CATCH-ALL FRITTATA (4 servings) 1 bunch scallions, minced 1 green pepper, chopped 1 slice country ham (or other ham), cubed 1 zucchini or yellow summer squash 2 tablespoons salad oil A few fresh basil leaves (optional) 8 eggs, slightly beaten 2 tablespoons parmesan-style cheese, grated

Saute' scallions, pepper, ham and zucchini or squash in oil with basil leaves until barely tender, about 3 minutes. Pour on eggs and sprinkle with cheese. Cook until set.

The variations are, of course, innumerable. A little leftover spinach, a nibble of pepperoni, any cheese morsels or fresh herbs -- let availability make the decisions. Almost any combination works in a frittata. It's particularly good served with fresh tomatoes.

FISH WITH ANCHOVY LEMON SAUCE (4 servings) 4 fillets any fresh fish 2 tablespoons butter 1 clove garlic 1 bay leaf 1/4 cup dry white wine Juice and grated rind 1/2 lemon 1 anchovy fillet 1 egg 1 tablespoon minced parsley

Saute' fish fillets in butter with garlic and bay leaf until barely tender and opaque, about 3 to 5 minutes. Remove to serving platter and set aside in a warm place. Add wine, lemon juice and rind and anchovy to pan juices and bring to a boil. Whizz in blender with egg. Pour over fish and serve topped with minced parsley.

STIR-FRIED CABBAGE AND WATERCRESS (4 servings) 2 tablespoons butter 1/2 head cabbage (7- or 8-inch diameter), sliced 1 bunch scallions, minced Salt and pepper to taste 1 bunch watercress, coarsely chopped

Melt butter in large frying pan or wok. Place all ingredients in pan and stir-fry 3 to 5 minutes or until cabbage is barely tender.

BROCCOLI, CARROTS AND BLACK OLIVES (4 servings) 1 bunch broccoli, peeled and cut into bite-sized pieces 1 clove garlic, minced Salt 2 carrots, shredded 1/2 cup pitted black olives, preferably Greek 1 tablespoon olive oil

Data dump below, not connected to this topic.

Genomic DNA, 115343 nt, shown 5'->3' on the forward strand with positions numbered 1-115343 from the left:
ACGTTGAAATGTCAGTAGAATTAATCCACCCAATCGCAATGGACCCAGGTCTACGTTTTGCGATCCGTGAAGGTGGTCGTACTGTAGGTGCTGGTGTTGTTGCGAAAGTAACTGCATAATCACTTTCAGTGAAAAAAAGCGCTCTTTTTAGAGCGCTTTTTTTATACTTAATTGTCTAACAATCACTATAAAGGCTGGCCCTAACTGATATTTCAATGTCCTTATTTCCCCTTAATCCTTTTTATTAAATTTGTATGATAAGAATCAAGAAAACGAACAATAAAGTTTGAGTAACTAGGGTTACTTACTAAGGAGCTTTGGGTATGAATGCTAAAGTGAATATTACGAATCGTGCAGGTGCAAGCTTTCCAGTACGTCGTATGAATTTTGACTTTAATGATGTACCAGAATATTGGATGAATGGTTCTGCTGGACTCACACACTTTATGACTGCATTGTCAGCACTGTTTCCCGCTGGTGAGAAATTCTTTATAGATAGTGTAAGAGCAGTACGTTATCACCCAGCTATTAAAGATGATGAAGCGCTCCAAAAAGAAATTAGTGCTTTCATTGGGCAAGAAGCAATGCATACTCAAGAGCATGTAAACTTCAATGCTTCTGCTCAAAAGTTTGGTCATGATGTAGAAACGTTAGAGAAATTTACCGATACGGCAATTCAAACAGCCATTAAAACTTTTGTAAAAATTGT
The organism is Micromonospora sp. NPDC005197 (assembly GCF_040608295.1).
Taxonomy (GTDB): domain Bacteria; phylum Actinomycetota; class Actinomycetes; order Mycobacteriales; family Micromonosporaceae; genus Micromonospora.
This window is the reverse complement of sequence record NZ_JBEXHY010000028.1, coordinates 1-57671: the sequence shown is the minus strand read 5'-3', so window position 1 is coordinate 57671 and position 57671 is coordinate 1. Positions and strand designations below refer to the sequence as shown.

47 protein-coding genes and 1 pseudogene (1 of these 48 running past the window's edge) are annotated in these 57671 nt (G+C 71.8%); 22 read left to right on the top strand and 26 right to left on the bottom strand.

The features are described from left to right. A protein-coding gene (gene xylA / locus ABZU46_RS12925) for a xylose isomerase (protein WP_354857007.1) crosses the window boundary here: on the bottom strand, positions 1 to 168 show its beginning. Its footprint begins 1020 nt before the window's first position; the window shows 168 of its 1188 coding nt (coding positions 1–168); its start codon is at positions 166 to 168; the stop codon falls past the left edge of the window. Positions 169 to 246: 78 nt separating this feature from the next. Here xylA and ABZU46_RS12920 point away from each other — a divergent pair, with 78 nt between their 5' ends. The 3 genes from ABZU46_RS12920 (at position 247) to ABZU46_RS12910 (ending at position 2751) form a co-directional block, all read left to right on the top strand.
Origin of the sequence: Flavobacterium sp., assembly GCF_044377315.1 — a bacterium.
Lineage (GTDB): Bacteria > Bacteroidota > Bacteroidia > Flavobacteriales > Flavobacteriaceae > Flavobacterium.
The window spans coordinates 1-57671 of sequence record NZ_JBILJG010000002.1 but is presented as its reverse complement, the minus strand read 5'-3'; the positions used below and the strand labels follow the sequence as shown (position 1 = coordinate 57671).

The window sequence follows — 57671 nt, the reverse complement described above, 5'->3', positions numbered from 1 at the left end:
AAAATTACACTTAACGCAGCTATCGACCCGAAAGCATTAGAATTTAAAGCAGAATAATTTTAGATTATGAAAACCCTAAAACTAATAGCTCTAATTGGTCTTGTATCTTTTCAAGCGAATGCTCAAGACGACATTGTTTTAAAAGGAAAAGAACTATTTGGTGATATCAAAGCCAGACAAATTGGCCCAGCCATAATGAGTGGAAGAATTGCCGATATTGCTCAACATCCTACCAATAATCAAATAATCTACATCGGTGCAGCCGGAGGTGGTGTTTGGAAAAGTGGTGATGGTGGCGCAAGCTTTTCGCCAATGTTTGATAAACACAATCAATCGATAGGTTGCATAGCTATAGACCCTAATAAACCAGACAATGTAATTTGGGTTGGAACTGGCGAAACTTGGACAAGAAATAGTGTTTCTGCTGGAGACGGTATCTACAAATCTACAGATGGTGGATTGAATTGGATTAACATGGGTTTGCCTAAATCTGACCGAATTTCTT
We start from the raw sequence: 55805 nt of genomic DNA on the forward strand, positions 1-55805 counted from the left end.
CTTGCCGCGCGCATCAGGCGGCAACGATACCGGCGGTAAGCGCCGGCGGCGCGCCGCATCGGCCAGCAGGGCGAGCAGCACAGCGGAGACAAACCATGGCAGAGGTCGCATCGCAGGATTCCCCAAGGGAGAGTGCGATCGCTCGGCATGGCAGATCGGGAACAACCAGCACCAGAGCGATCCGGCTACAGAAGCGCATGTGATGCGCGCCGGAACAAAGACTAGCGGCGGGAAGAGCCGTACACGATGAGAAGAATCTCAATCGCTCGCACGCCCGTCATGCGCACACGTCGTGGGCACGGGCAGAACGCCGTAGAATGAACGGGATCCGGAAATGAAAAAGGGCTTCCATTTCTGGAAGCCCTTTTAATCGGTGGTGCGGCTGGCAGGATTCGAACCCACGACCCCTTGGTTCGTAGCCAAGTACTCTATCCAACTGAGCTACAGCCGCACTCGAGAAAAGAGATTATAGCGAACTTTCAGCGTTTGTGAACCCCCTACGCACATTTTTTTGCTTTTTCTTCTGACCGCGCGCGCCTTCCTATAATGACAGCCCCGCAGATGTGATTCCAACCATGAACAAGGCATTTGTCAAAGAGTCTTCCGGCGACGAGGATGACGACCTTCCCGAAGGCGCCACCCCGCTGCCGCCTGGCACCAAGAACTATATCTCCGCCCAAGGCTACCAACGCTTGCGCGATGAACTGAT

Simmer broccoli and garlic in boiling salted water 5 minutes or until broccoli is barely tender. Add shredded carrots, bring to a boil again, remove from fire and drain. Add olives and olive oil, mixing well.

POTATOES, CARROTS AND SCALLIONS (4 servings) 4 medium-sized potatoes, unpeeled Salt 2 tablespoons butter 1 bunch scallions, minced 2 carrots, shredded

Slice potatoes 1/4-inch-thick and simmer in salted water until barely tender. Melt butter in skillet and saute' scallions and shredded carrots 5 minutes. Drain potatoes and add, stirring well.

PEACHES WITH PEACH CREAM (4 servings) 2 tablespoons honey 1 tablespoon cottage cheese 1/2 cup heavy cream 6 ripe peaches, peeled and sliced

Whirl honey, cottage cheese, cream and 1/2 cup sliced peaches in blender or food processor. Pour over sliced peaches.

INSTANT APPLESAUCE PUDDING 3 cups applesauce, canned or homemade 1 apple, peeled, cored and sliced 3 tablespoons butter 1 teaspoon cinnamon 3 slices white bread, quartered Cream or yogurt

Heat applesauce with sliced apples and set aside. Melt butter with cinnamon and fry bread on both sides until golden brown and crisp. Place squares of fried cinnamon bread on top of each of 4 portions of applesauce mixture. Serve with cream or yogurt.

MELON AND GRAPES (4 servings) 2 medium-sized melons or 1 large 1 bunch seedless green grapes 1 lime, sliced

Cut melons in halves or quarters, according to size. Remove seeds. Garnish with grapes and lime slices.